Canada initiated 11 antidumping investigations under GATT procedures in 1995, and 8 final determinations of dumping actions were issued. Three countervail actions were also initiated and one final determination of subsidization was made in 1995. 1/ The majority of these cases related to refined sugar from six countries. On March 17, 1995 Canada initiated antidumping and countervailing duty investigations following a complaint by the Canadian Sugar Institute. After preliminary determinations announced in July 1995, the final dumping determination made in October 5, 1995 ruled that U.S. sugar exports were being dumped in the Canadian market with an overall average dumping margin of 44 percent. Dumped sugar exports from Germany, Denmark, the Netherlands, and the United Kingdom, with U.S. exports, were found to threaten injury to Canadian production. It was determined that no material injury had as yet been caused to the Canadian industry, but that injury could be caused if the dumping were allowed to continue. No evidence of injury or a threat of injury was found for dumped Korean sugar exports. A final determination of countervailable subsidies was made against exports of sugar from all EU member countries to Canada.

5. The North American Free Trade Agreement (NAFTA) and the Free Trade Area of the Americas (FTAA)

While it is difficult to isolate the effects of lower trade barriers at this early stage, the Canada-U.S. Free Trade Agreement (FTA) and NAFTA are believed to have had a positive impact on intra-regional trade. Canadian merchandise exports to the United States have grown by 83 percent over the six year period to 1994, and trade with the United States now accounts for over 80 percent of total exports, compared with 71 percent in 1988 (the year prior to the FTA). Canadian exports to Mexico increased by 28 percent in 1994 and imports rose by 21 percent. Trade in services and investment flows have also increased within the NAFTA region. Canadian direct investment in Mexico doubled in 1994 to $1.2 billion and direct investment in the United States reached $67 billion.

Overall, the vast majority of trade between the NAFTA countries has been without problems. The implementation of NAFTA and the conduct of trade under its provisions has been facilitated by regular meetings of the NAFTA Trade Commission and the ongoing work of the Commission in the various committees and working groups created under the NAFTA. With regard to the dispute-settlement provisions of the NAFTA, to date there has been only one request for a panel under the dispute settlement mechanism in Chapter 20. The review mechanism for antidumping and countervailing duty in Chapter 19 has been more active. There are currently 14 active panel reviews under Chapter 19, of which three are reviewing determinations made by Canadian agencies.

Under NAFTA a trilateral working group was established to recommend a new system of rules governing antidumping and countervail. The focus has been primarily on antidumping (AD) with the group waiting to see how the new WTO disciplines on subsidies operate. While a deadline of December 31, 1995 had been set, a number of protracted issues remained unresolved and discussions have been extended. However, the group is expected to issue interim recommendations to provide for changes in administrative practices and regulations governing AD cases, and to reduce the administrative burden associated with the process, increase its predictability, and enhance transparency.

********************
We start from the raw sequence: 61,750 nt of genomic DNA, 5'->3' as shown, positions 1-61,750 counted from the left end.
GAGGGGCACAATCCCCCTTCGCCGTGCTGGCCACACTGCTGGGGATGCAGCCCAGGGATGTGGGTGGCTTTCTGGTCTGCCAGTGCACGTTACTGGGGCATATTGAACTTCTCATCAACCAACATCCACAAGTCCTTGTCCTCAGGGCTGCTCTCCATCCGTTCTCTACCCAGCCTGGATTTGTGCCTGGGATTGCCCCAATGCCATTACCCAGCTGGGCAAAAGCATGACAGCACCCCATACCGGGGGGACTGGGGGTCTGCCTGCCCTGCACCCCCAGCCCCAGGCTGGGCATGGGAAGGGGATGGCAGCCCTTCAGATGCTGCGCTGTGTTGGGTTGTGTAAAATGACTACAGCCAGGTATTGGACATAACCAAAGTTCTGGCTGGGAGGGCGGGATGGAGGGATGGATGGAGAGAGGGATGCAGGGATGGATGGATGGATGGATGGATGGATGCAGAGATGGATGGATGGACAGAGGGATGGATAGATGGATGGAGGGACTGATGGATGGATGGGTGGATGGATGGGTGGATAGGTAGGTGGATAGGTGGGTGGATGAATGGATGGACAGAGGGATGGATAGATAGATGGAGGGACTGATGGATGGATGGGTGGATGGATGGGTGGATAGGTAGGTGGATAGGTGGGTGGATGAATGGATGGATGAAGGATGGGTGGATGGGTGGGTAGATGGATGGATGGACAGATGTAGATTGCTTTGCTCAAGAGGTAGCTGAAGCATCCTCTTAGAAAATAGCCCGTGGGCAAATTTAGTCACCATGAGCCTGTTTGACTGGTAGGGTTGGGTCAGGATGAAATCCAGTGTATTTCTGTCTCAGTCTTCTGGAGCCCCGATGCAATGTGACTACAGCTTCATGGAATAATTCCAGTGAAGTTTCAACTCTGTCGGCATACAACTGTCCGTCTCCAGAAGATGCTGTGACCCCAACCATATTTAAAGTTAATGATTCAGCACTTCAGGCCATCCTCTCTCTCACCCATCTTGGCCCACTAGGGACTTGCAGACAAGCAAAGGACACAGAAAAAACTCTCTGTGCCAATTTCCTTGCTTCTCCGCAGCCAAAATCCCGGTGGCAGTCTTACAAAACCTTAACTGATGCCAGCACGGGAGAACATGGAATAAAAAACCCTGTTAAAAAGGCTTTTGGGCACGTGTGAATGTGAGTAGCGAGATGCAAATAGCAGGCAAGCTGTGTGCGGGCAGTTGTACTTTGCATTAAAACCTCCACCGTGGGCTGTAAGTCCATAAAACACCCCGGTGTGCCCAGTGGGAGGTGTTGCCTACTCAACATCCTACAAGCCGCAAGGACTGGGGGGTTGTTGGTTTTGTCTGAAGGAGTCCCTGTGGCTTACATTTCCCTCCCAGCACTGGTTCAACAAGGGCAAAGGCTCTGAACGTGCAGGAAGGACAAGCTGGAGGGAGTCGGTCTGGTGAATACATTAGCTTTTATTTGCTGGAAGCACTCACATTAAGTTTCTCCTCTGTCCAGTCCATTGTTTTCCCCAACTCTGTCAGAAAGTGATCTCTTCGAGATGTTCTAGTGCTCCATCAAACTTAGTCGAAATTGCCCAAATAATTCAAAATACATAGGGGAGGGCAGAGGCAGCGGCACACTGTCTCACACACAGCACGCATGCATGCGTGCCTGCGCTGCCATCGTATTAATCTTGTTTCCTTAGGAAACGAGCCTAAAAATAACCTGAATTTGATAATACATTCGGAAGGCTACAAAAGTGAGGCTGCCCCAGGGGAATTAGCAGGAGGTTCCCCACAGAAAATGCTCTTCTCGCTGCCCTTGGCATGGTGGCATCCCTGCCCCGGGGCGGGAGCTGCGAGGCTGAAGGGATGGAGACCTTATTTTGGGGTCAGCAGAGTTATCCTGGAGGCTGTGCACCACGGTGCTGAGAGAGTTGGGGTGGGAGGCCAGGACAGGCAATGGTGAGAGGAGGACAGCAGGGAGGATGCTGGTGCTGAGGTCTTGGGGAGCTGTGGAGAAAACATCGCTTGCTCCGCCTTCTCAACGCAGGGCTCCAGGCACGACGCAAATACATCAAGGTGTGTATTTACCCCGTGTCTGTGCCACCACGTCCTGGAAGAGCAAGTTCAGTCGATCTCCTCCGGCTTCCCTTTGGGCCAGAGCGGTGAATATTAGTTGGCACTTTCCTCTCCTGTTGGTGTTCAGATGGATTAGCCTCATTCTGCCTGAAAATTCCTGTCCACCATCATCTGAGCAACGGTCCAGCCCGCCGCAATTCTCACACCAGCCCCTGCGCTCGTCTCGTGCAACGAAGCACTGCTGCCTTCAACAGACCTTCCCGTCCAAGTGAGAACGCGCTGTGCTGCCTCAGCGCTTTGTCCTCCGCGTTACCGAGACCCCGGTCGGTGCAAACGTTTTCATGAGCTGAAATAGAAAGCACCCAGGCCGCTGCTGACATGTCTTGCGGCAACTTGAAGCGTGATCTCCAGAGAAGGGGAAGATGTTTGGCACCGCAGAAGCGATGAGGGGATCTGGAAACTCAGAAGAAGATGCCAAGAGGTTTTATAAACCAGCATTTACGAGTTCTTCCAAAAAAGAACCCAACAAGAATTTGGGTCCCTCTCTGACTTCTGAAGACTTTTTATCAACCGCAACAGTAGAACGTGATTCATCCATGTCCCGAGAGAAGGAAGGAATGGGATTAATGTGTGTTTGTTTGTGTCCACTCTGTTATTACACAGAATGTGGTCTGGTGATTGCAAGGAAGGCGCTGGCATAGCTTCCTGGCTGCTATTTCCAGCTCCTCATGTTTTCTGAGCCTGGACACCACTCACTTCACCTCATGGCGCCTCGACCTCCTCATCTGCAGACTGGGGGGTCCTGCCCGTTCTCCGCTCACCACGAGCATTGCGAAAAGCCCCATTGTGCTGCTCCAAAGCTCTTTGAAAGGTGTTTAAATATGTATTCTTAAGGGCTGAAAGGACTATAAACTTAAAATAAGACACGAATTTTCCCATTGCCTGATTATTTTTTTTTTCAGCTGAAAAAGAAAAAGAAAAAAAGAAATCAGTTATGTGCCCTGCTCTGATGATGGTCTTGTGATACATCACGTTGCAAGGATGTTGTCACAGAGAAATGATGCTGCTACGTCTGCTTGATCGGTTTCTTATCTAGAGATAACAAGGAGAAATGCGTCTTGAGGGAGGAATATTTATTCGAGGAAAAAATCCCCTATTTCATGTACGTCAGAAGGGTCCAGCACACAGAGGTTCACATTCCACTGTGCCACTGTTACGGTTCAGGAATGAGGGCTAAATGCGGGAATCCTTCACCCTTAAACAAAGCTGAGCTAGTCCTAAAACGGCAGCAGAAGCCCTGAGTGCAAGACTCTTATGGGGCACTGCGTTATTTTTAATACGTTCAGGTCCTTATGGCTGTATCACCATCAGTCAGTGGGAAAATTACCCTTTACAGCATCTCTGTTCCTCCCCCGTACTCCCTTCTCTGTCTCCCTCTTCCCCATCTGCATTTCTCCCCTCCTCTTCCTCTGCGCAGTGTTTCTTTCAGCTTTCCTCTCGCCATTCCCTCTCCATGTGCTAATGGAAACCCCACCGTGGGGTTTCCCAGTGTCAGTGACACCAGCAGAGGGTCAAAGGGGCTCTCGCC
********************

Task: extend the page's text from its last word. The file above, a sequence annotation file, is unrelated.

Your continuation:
Canada fully supports the commitment made at the December 1994 Summit of the Americas held in Miami to create a “Free Trade Area of the Americas” by 2005 in a manner fully consistent with WTO provisions. The FTAA is viewed as a complementary initiative to NAFTA and other subregional trade agreements to assist in the elimination of barriers to trade and investment through agreed disciplines.

At the FTAA Trade Ministerial Summit held in Denver on June 30, 1995, a preparatory framework was put in place with the establishment of seven working groups. 1/ Each group will provide recommendations within their assigned areas to facilitate a program for negotiations. 2/ At the end of March 1996, a Trade Ministerial meeting will be held in Cartagena, Colombia, to assess the working groups’ recommendations, and to set up four additional working groups on government procurement, intellectual property rights, services and competition policy. Depending on the outcome of these preparations, formal FTAA negotiations could be launched at the subsequent ministerial meeting sometime in 1997.

Formal negotiations on Chile’s accession to NAFTA were initiated in Toronto on June 7, 1995. Pending passage by the U.S. Congress of fast-track negotiating authority, Canada and Chile have begun negotiations on an interim bilateral trade accord, which is consistent with the ultimate aim of NAFTA accession. The intention is to provide a stand-alone, interim accord which will integrate easily into four-way NAFTA accession discussions. Three working groups have been established, covering market access, services and investment, and legal questions and dispute settlement.